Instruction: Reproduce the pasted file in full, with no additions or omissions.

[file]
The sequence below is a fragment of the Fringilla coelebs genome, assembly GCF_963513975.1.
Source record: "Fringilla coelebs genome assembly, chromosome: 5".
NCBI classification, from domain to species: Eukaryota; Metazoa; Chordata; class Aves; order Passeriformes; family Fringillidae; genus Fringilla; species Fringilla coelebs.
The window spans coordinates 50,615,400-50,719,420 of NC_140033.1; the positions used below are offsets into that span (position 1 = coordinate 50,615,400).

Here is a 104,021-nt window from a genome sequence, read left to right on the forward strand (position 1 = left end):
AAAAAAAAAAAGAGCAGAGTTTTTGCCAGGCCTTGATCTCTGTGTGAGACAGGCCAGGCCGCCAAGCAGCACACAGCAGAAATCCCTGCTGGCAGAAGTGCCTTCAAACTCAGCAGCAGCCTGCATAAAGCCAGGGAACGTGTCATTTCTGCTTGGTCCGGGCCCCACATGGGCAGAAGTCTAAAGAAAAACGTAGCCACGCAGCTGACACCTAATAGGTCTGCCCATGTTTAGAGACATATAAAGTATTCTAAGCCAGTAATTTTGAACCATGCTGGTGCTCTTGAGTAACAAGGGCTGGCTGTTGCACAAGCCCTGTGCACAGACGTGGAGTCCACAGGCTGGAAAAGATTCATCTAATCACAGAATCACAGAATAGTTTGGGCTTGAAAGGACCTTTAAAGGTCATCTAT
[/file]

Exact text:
The sequence below is a fragment of the Fringilla coelebs genome, assembly GCF_963513975.1.
Source record: "Fringilla coelebs genome assembly, chromosome: 5".
NCBI classification, from domain to species: Eukaryota; Metazoa; Chordata; class Aves; order Passeriformes; family Fringillidae; genus Fringilla; species Fringilla coelebs.
The window spans coordinates 50,615,400-50,719,420 of NC_140033.1; the positions used below are offsets into that span (position 1 = coordinate 50,615,400).

Here is a 104,021-nt window from a genome sequence, read left to right on the forward strand (position 1 = left end):
AAAAAAAAAAAGAGCAGAGTTTTTGCCAGGCCTTGATCTCTGTGTGAGACAGGCCAGGCCGCCAAGCAGCACACAGCAGAAATCCCTGCTGGCAGAAGTGCCTTCAAACTCAGCAGCAGCCTGCATAAAGCCAGGGAACGTGTCATTTCTGCTTGGTCCGGGCCCCACATGGGCAGAAGTCTAAAGAAAAACGTAGCCACGCAGCTGACACCTAATAGGTCTGCCCATGTTTAGAGACATATAAAGTATTCTAAGCCAGTAATTTTGAACCATGCTGGTGCTCTTGAGTAACAAGGGCTGGCTGTTGCACAAGCCCTGTGCACAGACGTGGAGTCCACAGGCTGGAAAAGATTCATCTAATCACAGAATCACAGAATAGTTTGGGCTTGAAAGGACCTTTAAAGGTCATCTAT